Societal marketing emphasizes several aspects of responsible marketing, beyond simply focusing on the process of maximizing consumer purchasing. Societal marketing extends ahead of the company's needs and seeks to meet the customer's needs and societal needs. This allows for more sustainable success rather than short-term accomplishment. Essentially, the goal is to provide a marketing strategy that betters both consumer and societal well-being. Although societal marketing still aims at surpassing the competition, its strategy has changed. There is an understanding in this type of marketing that while it may not provide higher yields, it is more socially responsible.
Societal marketing appeared during the 1970s in an attempt to provide marketing concepts that were more in tune with social needs and established more ethical practices. As more emphasis was placed on social responsibility, more companies moved toward business practices that supported these values. The idea of social responsibility surfaced decades before societal marketing became an option. However, during the 1960s and 1970s, the unethical business practices of many companies became public information. Suddenly, large corporations were under the scrutiny of the consumer. To better this image, action was taken to increase social responsibly, which led to societal marketing.
When companies adopt societal marketing, they are choosing to maintain socially responsible practices that benefit consumers and the larger community. Companies using this type of marketing are concerned with not only immediate customer satisfaction but also long-term impact on the customer and society. Several avenues exist for this social responsibility. For instance, a company focusing on social responsibility from an environmental perspective may strive to decrease its carbon print on the earth. Therefore, one of its goals might be to reduce practices that pollute or damage the environment.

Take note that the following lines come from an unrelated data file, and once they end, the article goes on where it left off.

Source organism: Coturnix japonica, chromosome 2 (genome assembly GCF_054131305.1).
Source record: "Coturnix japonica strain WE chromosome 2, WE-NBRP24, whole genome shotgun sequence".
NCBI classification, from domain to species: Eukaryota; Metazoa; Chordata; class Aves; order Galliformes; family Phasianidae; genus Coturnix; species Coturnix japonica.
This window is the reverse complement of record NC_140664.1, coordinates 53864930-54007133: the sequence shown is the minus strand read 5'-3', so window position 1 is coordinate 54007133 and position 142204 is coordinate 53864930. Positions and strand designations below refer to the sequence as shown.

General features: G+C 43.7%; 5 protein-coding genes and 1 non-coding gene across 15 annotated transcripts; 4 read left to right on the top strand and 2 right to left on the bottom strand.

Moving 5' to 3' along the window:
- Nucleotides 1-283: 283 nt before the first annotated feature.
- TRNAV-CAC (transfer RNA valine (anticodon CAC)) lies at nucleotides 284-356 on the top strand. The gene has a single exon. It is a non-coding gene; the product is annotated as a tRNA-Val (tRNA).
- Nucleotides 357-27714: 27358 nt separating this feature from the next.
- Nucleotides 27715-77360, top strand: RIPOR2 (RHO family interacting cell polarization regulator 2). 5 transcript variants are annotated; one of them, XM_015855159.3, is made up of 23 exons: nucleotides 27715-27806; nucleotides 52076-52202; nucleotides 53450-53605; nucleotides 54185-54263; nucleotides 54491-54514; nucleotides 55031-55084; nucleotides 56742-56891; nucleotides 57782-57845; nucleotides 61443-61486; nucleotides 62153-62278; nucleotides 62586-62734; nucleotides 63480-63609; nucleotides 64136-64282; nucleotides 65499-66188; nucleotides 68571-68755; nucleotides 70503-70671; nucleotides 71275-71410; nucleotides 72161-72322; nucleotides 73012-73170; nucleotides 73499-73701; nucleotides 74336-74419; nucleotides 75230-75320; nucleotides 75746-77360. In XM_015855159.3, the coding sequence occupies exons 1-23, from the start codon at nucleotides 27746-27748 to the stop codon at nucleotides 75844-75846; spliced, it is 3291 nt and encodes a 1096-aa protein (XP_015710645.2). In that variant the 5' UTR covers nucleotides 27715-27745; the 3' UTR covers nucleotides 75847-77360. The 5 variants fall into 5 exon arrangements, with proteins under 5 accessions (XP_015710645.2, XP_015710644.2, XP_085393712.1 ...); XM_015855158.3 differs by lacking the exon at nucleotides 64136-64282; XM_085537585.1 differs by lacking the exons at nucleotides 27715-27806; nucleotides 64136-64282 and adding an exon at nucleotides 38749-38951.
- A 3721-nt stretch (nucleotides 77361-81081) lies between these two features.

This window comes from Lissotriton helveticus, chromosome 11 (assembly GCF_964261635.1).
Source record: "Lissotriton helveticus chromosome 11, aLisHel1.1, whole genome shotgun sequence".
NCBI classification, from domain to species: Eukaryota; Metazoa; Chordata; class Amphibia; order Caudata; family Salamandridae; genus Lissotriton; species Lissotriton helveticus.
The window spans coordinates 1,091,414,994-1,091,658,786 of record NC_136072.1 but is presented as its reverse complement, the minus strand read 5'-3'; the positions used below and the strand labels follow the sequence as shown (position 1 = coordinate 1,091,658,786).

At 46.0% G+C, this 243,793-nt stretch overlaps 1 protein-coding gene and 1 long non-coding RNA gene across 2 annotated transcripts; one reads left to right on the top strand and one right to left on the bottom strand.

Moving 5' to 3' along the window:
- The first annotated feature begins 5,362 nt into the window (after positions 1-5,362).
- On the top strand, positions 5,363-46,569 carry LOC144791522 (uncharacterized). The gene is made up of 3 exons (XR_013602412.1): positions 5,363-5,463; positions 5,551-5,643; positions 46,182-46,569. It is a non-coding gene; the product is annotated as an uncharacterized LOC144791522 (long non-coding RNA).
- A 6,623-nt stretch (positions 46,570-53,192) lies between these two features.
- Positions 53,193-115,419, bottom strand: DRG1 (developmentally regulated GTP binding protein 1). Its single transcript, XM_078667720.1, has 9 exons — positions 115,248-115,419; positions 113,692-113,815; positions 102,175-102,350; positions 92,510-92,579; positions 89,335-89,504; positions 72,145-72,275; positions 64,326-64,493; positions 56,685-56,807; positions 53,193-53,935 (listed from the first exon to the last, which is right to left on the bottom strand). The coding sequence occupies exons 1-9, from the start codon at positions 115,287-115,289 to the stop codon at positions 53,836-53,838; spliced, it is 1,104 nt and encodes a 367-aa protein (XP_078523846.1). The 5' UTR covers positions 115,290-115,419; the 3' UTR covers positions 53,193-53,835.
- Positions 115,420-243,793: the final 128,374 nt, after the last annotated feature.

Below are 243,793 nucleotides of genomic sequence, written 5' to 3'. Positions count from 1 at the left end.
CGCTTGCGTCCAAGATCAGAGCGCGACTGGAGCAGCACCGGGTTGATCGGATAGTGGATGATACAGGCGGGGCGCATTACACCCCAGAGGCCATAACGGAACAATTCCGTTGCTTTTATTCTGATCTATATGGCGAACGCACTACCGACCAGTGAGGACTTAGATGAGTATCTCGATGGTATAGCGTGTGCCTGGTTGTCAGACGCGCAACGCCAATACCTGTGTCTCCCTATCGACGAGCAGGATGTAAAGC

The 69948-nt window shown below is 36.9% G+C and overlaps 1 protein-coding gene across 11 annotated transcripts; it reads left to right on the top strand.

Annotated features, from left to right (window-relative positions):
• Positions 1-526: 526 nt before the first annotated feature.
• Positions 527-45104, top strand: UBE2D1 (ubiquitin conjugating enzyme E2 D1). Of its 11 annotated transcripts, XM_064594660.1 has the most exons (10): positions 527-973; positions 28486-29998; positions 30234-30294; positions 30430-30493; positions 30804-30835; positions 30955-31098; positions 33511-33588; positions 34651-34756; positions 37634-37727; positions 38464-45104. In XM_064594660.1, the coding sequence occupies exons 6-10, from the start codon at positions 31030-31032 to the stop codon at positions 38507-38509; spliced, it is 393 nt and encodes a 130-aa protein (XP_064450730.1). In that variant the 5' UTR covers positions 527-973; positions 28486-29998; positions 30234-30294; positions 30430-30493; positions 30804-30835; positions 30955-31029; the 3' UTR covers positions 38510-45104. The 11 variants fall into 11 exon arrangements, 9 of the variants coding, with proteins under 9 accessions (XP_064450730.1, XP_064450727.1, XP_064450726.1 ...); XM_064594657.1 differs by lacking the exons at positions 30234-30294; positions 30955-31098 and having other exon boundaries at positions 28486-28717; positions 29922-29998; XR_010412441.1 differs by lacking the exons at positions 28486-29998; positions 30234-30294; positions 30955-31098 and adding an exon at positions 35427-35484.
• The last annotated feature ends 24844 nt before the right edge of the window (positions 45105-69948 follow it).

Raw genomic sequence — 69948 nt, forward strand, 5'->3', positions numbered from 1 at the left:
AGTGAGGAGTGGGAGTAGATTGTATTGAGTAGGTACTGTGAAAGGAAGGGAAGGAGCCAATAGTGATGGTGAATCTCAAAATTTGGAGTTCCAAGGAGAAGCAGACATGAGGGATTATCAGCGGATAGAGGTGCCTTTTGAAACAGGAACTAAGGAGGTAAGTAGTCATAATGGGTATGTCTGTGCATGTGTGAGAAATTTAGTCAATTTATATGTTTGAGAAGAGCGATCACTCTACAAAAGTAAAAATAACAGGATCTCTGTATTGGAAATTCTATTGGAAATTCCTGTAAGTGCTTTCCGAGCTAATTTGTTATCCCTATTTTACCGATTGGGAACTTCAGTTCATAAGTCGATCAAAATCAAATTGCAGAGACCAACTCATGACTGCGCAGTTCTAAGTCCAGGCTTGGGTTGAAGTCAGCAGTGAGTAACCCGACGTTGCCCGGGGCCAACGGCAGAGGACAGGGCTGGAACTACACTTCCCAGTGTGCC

One of the major goals of societal marketing is to improve brand image in the eyes of the consumer. For companies, this is referred to as corporate societal marketing, or CSM. This type of marketing has several goals, including building the image of the brand, developing more community awareness of the brand, ensuring a sense of credibility in the brand, eliciting consumer feelings toward the brand and ultimately securing a customer/brand connection.
Societal marketing can have a variety of impacts on the consumer and the community. Advocates for this type of marketing believe that by enforcing products and practices that benefit consumers and communities for the long run, they will also achieve more loyal customers for the long term. If consumers have a positive perception of the company, then the brand name will be strengthened by these views and business will improve.
Societal marketing can positively impact consumers and society in several ways. First, shifting to a consumer-oriented strategy reinforces the needs of the customer over the corporation. Therefore, rather than focusing on a sale, regardless of the positive or negative effect on the company, the customer's well-being is put first. For instance, many food-based companies have begun marketing strategies that highlight their healthy foods rather than their less-healthy alternatives. These same companies might provide nutrition facts, information about trans fats and other health-related facts. Not only does this information educate the consumer, but it also establishes the impression that the company is accounting for the client's needs. Companies that both advertise and invest in programs that shift to environmentally friendly business practices are examples of how societal marketing can help the larger community.
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